“What’s the best word to go in front of/in back of ____________?”
That’s the question different groups of friends and family members asked ourselves throughout the holiday season as we played the board game Blank Slate. The game was fun and instructive on multiple levels, including showing how we assume that others see the world as we do, which leads to misunderstanding.
As we considered what word to add to such phrases as “_______corn,” “_______cream,” “neck________,” and more, we said we were convinced that everyone would come up with the same words. For example, “popcorn,” “whipped cream,” and “necklace.” But what about “sweet corn,” “ice cream,” and “neck brace”? All perfectly good answers too.
When our words frequently didn’t match, we had to face reality. No points on the board for us. Plus, the realization that we weren’t in synch with friends and family who know us well. But with a new card/new word, there was hope we could change things in the next round.
With about 250 word cue cards (and a total of 500 options since the cards are double-sided), we had lots of opportunities to choose the same words. Not surprisingly to my family and me, I never won one of the many rounds we played. Yes, I was the contestant who had the hardest time predicting what words others would come up with. And yes, I can be an outlier.
Being a persistent loser at Blank Slate wasn’t a problem for me because I understand the psychology behind the game. Plus, I had just finished reading the 2015 book, No One Understands You and What To Do About It by the social psychologist Dr. Heidi Grant. She explains how to come across to others the way you intend to.
Understanding human beings is a lot harder than understanding the rules of a game, abstract concepts, concrete physical matter and all other things for a range of reasons. That’s because we humans are complicated, contradictory, and self-centered unique individuals. Our worldview is formed by our genetics, environment, life experiences, assumptions we operate under, and the heuristics we’ve adopted. (Heuristics are the mental shortcuts you develop and then use to solve problems and make judgments. While heuristics help you save time and attention, they also can lead to cognitive biases, which can cause problems.)
Also, we humans tend to make assumptions about others. For example, we often assume that those we’re close with share our opinions and attitudes, which may not be accurate, as we experienced playing Blank Slate. And there are countless of other examples.
And we often assume that others see us the way we see ourselves, which may not be the way we are. For example, my friends, family, and I often see me as an independent outsider, but the ways in which I think and act differently often surprise them and sometimes me too.
As for our actions, we may think we’re clear about what we’re saying and doing. However, others can interpret our words and behavior differently than what we intended.
All of this can lead to misunderstandings from funny to serious, such as misinterpreting a gesture, such as a smile, eye roll or guffaw, as slightly inappropriate to a major insult and more.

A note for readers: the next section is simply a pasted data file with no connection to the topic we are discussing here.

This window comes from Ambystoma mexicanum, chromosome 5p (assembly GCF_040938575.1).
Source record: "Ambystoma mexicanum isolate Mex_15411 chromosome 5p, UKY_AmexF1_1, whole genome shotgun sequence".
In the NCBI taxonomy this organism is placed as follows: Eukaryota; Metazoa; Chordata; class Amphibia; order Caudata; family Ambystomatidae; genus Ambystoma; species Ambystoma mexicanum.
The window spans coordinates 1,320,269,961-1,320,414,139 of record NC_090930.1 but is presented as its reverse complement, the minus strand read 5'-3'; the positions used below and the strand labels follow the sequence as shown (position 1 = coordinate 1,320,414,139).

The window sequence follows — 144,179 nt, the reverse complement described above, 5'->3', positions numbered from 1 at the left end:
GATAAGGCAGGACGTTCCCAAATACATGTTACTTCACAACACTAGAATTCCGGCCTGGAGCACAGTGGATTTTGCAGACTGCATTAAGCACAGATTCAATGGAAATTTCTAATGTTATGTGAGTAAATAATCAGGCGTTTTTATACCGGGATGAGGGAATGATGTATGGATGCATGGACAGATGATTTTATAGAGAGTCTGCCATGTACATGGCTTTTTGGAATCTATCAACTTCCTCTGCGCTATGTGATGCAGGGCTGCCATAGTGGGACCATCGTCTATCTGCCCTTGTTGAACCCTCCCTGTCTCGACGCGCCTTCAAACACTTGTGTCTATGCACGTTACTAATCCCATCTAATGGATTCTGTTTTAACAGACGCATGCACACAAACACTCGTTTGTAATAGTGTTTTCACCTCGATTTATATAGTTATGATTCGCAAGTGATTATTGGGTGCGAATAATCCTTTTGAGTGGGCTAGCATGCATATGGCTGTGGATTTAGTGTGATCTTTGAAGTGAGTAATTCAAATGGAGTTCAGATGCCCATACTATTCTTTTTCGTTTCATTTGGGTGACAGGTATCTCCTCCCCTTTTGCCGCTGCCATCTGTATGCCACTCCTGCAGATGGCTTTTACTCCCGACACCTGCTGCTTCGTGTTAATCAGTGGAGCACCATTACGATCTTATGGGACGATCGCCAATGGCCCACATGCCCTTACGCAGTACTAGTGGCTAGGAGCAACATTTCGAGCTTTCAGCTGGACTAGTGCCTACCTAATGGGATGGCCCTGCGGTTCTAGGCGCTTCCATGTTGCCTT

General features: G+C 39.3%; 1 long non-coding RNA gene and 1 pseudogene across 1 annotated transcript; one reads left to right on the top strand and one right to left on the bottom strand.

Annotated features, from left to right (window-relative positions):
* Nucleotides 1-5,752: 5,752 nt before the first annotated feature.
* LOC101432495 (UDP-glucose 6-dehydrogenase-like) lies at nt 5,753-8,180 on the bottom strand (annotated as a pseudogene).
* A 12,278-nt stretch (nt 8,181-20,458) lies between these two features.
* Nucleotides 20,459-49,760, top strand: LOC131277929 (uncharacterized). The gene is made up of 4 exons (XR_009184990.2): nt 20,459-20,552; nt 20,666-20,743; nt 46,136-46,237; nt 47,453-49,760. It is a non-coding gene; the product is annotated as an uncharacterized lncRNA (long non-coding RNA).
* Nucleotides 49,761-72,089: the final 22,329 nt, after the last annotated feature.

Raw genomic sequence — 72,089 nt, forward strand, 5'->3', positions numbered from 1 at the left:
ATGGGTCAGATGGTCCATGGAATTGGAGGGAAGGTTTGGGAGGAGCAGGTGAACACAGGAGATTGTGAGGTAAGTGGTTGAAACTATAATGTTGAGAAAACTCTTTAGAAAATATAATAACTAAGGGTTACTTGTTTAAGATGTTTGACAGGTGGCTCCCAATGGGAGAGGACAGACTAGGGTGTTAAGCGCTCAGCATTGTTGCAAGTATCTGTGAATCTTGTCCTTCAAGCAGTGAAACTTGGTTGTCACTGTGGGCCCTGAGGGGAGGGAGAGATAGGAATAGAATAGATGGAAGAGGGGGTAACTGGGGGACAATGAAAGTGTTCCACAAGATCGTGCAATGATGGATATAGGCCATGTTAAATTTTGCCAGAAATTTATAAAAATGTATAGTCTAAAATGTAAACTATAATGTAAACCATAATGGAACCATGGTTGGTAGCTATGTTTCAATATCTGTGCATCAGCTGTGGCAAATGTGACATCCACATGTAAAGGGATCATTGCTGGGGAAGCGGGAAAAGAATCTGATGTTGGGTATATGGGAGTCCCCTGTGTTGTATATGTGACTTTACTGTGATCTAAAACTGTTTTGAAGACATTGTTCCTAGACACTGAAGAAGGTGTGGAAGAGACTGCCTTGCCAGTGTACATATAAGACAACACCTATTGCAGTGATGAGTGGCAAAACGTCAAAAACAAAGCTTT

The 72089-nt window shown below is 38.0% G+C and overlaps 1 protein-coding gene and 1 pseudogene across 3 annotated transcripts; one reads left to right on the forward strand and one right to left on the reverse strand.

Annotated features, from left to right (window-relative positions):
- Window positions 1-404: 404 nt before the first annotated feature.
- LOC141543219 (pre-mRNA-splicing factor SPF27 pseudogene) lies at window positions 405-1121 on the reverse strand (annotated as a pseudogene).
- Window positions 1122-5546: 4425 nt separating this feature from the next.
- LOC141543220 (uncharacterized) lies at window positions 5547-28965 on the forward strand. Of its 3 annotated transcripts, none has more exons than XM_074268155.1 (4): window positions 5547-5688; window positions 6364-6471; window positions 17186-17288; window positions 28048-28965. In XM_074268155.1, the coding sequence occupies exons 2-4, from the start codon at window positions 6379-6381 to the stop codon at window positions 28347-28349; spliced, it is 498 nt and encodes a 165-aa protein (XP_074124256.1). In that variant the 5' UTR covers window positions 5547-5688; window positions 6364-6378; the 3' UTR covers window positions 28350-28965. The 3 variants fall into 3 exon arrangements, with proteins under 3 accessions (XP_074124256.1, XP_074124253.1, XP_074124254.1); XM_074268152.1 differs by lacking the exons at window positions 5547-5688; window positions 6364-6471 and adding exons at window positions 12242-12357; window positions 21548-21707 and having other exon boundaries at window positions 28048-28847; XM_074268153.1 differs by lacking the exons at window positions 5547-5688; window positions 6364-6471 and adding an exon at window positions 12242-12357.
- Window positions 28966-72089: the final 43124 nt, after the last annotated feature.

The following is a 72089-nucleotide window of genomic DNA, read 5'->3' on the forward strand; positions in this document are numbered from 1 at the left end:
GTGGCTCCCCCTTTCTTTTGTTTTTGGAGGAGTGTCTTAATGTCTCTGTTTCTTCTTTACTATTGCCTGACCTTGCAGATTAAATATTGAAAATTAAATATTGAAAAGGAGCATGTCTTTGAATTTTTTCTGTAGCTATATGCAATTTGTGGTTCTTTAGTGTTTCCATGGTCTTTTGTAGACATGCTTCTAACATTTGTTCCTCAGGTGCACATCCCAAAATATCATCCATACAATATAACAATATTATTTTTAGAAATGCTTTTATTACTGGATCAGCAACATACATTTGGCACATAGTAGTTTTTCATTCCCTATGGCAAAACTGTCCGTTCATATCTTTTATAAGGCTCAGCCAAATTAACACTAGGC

Heidi’s book is helpful in explaining why you’re often misunderstood and what you can do about it. Her main point is that you need to clarify the messages you’re sending, which you can do better once you understand the science of perception.
According to Heidi, three main lenses shape the perceptions that people use to look at you:
- Trust: Are you friend or foe?
- Power: How much influence do you have over me, especially based on the context and circumstances?
- Ego: Do you make me feel insecure?
She provides clear descriptions and useful tips, all research-based, which makes this an especially useful book. For example, she advises leaders who want to be trusted to project with warmth first, then follow up with competence.
The research shows that leaders who showcase their competence over warmth run the risk of appearing cold. This can contribute to a number of problems, such as coming across as uncaring, giving people the impression that you won’t act in their best interest, making them feel fearful, etc.
And as a result, if you downplay your warmth especially initially, you may find that individuals respect you for being knowledgeable but feel anxious around you. And they may not be comfortable, which hinders their ability to do their best work. And depending on what you’re asking people to do, this could hurt them, the work, and you.
Relationships are everything these days. So if you’re not coming across the way you intended, it’s worth taking time to figure out how to be recognized as the person you are. And you can start by realizing this is harder than it looks and then reading this book.
You don’t want to be perceived as a blank slate in which people distort what they see in you to fit their own views; if anything you want to play the game Blank Slate.
Connect the dots plus dot the “i”s to be more intentional, inquisitive and inclusive
How well are you tapping into the skills and wisdom you need to lead in a VUCA world?
All the old playbooks are out-of-date. Instead, you need to reach inside yourself, tap into your wisdom, and connect the dots for yourself and others.
To start, you can use these 5 tips to embrace your humanity and become a better leader.